The entertainment industry is busy trying to make the US adopt the SOPA law which is considered dangerous for the Internet by many. This brings two questions:
- What can the future model for accessing culture look like? Will today’s giants be part of it?
- How can we ensure that laws are made by people with sufficient knowledge of the field they try to regulate?
I give my consumer and tech enthusiast point of view on the first question in this post and I will tackle the second one in a few days.
How the Internet disrupted the entertainment industry’s business model
The major movie and music producers (Hollywood, Sony, Universal to name a few) engage in the following activities: content production (recording in the case of music), royalties payments to artists and copyrights holders, marketing and promotion, purchase, manufacturing, warehousing and distribution. The first four can be referred to as “creating the content and making it known”, and the Internet didn’t have much impact on them.
On the contrary, the last four (“bringing the content to consumers”), have been completely disrupted by the arrival of the Internet, which brings these costs close to zero. In my opinion, the major labels have failed to accept this fact, which is why they took such a long time to open downloading services. And even then, the online prices have not gone down by as much as they could. They may have every right to tell consumers that they always have the option not to get music/videos, but I think that’s not a pragmatic approach. I want to listen to music and watch movies, but I don’t like to pay for CDs that are DRM-locked, or for a zone 1 DVD that only works in 2 countries and begins with an “illegal downloading is ripping out a beating human heart” ad. In fact, I don’t even want to have to drive to the nearest Virgin Megastore to get the latest season of Game of Thrones. What I want is to be able to get access to music and videos freely from my home.
People still want to pay for what they love
Does that mean that labels and artists are doomed to be left destitute as we all get their work for free? I really don’t think so. People (myself included) want to pay for what they love. For example, you can look at Flattr. Or you can consider the fact that Radiohead made between $6M and $10M from a “pay-what-you-want” downloadable album.
But what I love is music, movies, tv series. In a word, culture. Now that I’ve seen how easy it is to access it on the Internet, I want the paying offer to be at least as good as the free one: a large choice, fast downloads and unlimited access from anywhere. I am sick of DVDs rendered unreadable due to copy-protection (happened again last week), and music I can’t copy however I wish.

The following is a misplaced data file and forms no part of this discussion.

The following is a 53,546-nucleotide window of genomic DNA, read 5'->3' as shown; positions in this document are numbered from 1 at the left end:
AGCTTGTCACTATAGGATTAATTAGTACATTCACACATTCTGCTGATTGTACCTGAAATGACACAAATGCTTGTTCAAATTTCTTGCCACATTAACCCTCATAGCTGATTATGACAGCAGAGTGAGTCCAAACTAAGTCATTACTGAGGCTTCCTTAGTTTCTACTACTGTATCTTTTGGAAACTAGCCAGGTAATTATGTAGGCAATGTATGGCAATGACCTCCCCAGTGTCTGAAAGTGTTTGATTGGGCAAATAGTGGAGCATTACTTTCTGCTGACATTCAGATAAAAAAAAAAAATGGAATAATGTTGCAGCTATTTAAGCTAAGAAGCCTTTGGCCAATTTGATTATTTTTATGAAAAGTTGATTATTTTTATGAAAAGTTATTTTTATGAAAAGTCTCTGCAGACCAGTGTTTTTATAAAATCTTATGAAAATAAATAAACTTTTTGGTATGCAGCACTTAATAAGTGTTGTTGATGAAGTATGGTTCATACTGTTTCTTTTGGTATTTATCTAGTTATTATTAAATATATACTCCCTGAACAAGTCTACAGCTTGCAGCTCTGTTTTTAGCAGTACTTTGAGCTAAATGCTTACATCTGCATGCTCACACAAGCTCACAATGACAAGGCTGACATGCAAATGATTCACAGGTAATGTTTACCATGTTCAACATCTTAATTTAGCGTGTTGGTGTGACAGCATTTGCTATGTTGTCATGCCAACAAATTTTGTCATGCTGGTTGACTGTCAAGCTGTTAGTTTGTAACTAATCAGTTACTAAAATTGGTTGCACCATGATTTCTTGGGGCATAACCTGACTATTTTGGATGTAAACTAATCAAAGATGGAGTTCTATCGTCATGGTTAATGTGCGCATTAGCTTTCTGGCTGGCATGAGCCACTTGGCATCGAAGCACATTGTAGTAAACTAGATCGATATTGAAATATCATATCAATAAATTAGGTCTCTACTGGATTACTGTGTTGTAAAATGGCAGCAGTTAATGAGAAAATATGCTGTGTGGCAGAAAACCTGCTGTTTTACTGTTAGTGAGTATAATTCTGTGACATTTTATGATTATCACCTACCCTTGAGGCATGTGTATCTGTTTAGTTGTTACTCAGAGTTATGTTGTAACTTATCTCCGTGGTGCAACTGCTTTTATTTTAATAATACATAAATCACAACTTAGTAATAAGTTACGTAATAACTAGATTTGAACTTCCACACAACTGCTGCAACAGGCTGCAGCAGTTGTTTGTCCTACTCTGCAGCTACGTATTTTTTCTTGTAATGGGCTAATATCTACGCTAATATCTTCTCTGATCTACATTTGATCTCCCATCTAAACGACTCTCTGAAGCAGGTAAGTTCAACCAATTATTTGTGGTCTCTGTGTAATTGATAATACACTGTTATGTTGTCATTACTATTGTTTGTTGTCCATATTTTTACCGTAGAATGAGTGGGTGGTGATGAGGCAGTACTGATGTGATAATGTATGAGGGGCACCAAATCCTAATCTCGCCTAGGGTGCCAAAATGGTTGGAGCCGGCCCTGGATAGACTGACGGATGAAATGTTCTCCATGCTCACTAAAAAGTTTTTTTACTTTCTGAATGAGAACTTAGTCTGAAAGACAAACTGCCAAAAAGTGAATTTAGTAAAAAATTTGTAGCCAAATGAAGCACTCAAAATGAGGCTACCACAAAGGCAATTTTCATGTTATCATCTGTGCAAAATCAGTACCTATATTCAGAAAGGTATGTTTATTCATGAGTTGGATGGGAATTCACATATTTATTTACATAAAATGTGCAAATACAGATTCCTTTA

How labels and artists can get paid
In my opinion, a global subscription model, much like Spotify’s, would be a very nice solution. I estimate the number of Internet subscriptions in North America to be 80M (it was 70M in the US alone in 2009). The music industry made a total of $26.5B in the same region in 2011, which corresponds to about $28 per subscribtion and per month. I share one subscription with my girlfriend whom I live with, so that means I would have to pay $14 per month for unlimited and legal music. I would do that gladly!
The exchanges could be monitored so that the most downloaded artists receive more money than the others. This redistribution system could also be tweaked in favor of smaller, unknown artists to support discovery.
The above only concerns personal content consumption. There are alternative revenue streams for artists and labels that cannot be copied nor downloaded: concerts, movie theatres, goodies and so on. For example, the total 2011 revenue for live music in North America is $10.3B. It seems to be enough to sustain music creation, doesn’t it?
In a nutshell, I think that major labels still have a role to play, but should focus on content creation and marketing, where their true value addition resides. I fear that if they continue to try to keep the old business model in place, they will be replaced by more suited players.